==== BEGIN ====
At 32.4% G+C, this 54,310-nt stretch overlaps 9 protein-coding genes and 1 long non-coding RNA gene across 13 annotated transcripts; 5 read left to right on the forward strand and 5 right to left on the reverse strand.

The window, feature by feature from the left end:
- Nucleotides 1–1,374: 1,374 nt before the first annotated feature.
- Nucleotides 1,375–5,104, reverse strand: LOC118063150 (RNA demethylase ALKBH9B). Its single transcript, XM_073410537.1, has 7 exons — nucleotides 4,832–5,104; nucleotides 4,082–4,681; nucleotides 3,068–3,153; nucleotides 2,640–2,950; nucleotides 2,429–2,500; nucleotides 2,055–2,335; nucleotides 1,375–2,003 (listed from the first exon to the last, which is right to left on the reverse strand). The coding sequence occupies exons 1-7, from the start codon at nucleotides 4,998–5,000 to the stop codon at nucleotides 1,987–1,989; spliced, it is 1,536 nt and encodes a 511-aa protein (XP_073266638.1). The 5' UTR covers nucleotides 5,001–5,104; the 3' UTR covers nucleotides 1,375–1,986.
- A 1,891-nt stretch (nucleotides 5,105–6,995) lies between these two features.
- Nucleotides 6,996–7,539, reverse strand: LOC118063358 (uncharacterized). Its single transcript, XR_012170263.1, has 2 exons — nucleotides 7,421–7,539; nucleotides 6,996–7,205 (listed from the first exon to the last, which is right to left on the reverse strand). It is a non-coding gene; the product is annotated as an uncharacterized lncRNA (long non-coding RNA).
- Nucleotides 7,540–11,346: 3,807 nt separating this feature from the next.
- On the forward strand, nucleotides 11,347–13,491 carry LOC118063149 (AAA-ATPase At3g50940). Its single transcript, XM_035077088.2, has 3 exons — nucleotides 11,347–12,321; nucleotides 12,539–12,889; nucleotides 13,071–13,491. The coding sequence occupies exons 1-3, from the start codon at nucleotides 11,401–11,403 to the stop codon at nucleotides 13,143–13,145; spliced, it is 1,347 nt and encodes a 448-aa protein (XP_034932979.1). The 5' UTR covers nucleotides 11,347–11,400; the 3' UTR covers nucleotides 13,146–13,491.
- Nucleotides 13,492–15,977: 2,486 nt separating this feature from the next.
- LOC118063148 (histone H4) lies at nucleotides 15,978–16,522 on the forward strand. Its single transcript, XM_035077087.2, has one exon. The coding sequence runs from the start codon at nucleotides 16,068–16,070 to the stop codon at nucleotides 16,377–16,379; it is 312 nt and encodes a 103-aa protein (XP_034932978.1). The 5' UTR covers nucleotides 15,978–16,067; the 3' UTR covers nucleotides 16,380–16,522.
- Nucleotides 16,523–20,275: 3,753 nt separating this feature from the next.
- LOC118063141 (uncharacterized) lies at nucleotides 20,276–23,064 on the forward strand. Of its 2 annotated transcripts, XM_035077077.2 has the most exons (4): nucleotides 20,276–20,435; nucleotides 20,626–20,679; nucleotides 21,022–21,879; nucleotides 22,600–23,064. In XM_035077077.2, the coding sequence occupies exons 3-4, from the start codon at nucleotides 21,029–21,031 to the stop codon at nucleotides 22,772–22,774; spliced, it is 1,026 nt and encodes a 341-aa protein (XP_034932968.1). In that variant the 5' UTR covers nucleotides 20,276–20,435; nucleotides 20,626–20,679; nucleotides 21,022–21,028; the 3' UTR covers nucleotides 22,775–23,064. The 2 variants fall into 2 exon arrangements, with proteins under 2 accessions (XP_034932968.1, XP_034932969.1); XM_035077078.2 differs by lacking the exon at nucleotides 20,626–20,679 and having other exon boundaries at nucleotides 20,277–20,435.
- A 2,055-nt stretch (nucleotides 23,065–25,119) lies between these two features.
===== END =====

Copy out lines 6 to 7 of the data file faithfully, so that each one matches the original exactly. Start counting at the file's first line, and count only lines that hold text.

- Nucleotides 6,996–7,539, reverse strand: LOC118063358 (uncharacterized). Its single transcript, XR_012170263.1, has 2 exons — nucleotides 7,421–7,539; nucleotides 6,996–7,205 (listed from the first exon to the last, which is right to left on the reverse strand). It is a non-coding gene; the product is annotated as an uncharacterized lncRNA (long non-coding RNA).
- Nucleotides 7,540–11,346: 3,807 nt separating this feature from the next.